When novelists sober up

John Cheever was most unhappy to be picked up for vagrancy by the cops. “My name is John Cheever!” he bellowed. “Are you out of your mind?” Found sharing some hooch with the down-and-outs in downtown Boston, he was promptly admitted to Smithers Alcoholism Treatment Centre on Manhattan’s East 93rd Street, where he shared a room with a failed male ballet dancer, a delicatessen owner and a smelly ex-sailor. “The ballerina is up to his neck in bubble bath reading a biography of Edith Piaf,” he noted in his journal. He spent most of his time in group therapy correcting his counsellor’s grammar. “Displaying much grandiosity and pride,” they wrote in their notes. “Very impressed with self.” Eventually he fell silent. Four weeks later he emerged, shaky, fragile and subdued. “Listen, Truman,” he told Truman Capote. “It’s the most terrible, glum place you can conceivably imagine. It’s really really, really grim. But I did come out of there sober.”
Writers who drink are old hat. But what about writers who quit drinking? Tom Shone, a former film critic has been studying them for his new novel, In the Rooms.  The Cheever anedote is just one of many illuminating titbits he reveals in this essay for Intelligent Life Magazine.
Shone suggests Cheeve was the first American author of his rank to sober up, so to speak. He goes on to assert that:
Much ink has been spilled on the question of why so many writers are alcoholics. Of America’s seven Nobel laureates, five were lushes—to whom we can add an equally drunk-and-disorderly line of Brits: Dylan Thomas, Malcolm Lowry, Brendan Behan, Patrick Hamilton, Philip Larkin, Kingsley Amis, all doing the conga to (in most cases) an early grave.
In America William Faulkner and Scott Fitzgerald were the Paris and Britney of their day, caught in the funhouse mirror of fame, their careers a vivid tabloid mash-up of hospitalisations and electroshock therapies. “When I read Faulkner I can tell when he gets tired and does it on corn just as I used to be able to tell when Scott would hit it beginning with ‘Tender is the Night’,” said Hemingway, playing the Amy Winehouse role of denier-in-chief. He kept gloating track of his friends’ decline, all the while nervously checking out books on liver damage from the library; by the end, said George Plimpton, Hemingway’s liver protruded from his belly “like a long fat leech”.
Read the full and entertaining essay at Intelligent Life …
http://moreintelligentlife.com/content/tom-shone/when-novelists-sober

sober_writers

John Cheever was most unhappy to be picked up for vagrancy by the cops. “My name is John Cheever!” he bellowed. “Are you out of your mind?” Found sharing some hooch with the down-and-outs in downtown Boston, he was promptly admitted to Smithers Alcoholism Treatment Centre on Manhattan’s East 93rd Street, where he shared a room with a failed male ballet dancer, a delicatessen owner and a smelly ex-sailor. “The ballerina is up to his neck in bubble bath reading a biography of Edith Piaf,” he noted in his journal.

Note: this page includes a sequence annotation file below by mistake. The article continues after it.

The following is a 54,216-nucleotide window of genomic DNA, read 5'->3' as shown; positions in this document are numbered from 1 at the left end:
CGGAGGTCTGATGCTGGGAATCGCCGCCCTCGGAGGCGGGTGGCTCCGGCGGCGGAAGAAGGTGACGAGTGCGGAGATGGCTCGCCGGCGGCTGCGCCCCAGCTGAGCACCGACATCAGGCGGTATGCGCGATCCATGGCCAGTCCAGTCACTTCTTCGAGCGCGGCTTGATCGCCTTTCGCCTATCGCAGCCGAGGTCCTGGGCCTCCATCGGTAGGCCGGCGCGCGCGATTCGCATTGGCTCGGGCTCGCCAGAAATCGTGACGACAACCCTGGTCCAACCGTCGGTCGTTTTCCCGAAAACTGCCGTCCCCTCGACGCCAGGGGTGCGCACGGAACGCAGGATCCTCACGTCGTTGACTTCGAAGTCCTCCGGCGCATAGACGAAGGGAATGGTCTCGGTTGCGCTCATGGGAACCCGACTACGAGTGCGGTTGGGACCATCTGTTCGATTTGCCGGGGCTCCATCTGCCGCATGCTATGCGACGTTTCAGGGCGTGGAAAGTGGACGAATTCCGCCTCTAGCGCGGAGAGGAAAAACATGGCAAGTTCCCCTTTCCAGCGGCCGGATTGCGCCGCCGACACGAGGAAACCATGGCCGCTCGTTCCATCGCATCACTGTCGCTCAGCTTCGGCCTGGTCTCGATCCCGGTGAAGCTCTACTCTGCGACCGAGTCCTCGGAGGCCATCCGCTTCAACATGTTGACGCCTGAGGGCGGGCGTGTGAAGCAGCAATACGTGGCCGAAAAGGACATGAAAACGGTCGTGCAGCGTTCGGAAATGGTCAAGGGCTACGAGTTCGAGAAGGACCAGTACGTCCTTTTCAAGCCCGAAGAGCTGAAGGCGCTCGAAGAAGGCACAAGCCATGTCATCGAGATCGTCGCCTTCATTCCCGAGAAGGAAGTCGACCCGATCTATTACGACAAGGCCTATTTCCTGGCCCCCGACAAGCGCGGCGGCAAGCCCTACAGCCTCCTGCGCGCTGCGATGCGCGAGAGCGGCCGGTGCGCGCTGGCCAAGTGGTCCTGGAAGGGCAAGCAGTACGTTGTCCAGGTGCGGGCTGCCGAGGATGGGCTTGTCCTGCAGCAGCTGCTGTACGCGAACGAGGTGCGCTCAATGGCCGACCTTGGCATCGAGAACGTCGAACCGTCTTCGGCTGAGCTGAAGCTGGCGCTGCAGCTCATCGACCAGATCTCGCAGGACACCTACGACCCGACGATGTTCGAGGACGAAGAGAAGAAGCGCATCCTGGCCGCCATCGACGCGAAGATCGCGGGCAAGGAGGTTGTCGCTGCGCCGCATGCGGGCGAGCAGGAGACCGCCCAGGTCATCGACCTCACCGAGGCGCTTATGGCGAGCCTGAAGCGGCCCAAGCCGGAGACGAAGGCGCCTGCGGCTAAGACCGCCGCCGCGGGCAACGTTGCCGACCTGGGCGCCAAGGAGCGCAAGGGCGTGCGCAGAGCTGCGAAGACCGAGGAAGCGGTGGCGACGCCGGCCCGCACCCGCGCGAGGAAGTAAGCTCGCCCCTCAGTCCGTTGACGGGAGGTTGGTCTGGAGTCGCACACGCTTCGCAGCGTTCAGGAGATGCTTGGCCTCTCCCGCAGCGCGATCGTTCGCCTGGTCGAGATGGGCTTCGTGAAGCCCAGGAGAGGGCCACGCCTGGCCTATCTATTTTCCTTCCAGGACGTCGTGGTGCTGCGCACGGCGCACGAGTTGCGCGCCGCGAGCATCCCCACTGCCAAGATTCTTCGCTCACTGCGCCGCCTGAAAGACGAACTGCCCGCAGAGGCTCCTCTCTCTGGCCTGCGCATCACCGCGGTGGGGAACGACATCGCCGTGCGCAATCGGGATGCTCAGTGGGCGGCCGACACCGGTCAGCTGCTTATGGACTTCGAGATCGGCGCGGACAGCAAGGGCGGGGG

He spent most of his time in group therapy correcting his counsellor’s grammar. “Displaying much grandiosity and pride,” they wrote in their notes. “Very impressed with self.” Eventually he fell silent. Four weeks later he emerged, shaky, fragile and subdued. “Listen, Truman,” he told Truman Capote. “It’s the most terrible, glum place you can conceivably imagine. It’s really really, really grim. But I did come out of there sober.”

Writers who drink are old hat. But what about writers who quit drinking? Tom Shone, a former film critic has been studying them for his new novel, In the Rooms.  The Cheever anedote is just one of many illuminating titbits he reveals in this essay for Intelligent Life Magazine.

Shone suggests Cheeve was the first American author of his rank to sober up, so to speak. He goes on to assert that:

Much ink has been spilled on the question of why so many writers are alcoholics. Of America’s seven Nobel laureates, five were lushes—to whom we can add an equally drunk-and-disorderly line of Brits: Dylan Thomas, Malcolm Lowry, Brendan Behan, Patrick Hamilton, Philip Larkin, Kingsley Amis, all doing the conga to (in most cases) an early grave.

In America William Faulkner and Scott Fitzgerald were the Paris and Britney of their day, caught in the funhouse mirror of fame, their careers a vivid tabloid mash-up of hospitalisations and electroshock therapies. “When I read Faulkner I can tell when he gets tired and does it on corn just as I used to be able to tell when Scott would hit it beginning with ‘Tender is the Night’,” said Hemingway, playing the Amy Winehouse role of denier-in-chief. He kept gloating track of his friends’ decline, all the while nervously checking out books on liver damage from the library; by the end, said George Plimpton, Hemingway’s liver protruded from his belly “like a long fat leech”.

Read the full and entertaining essay at Intelligent Life …

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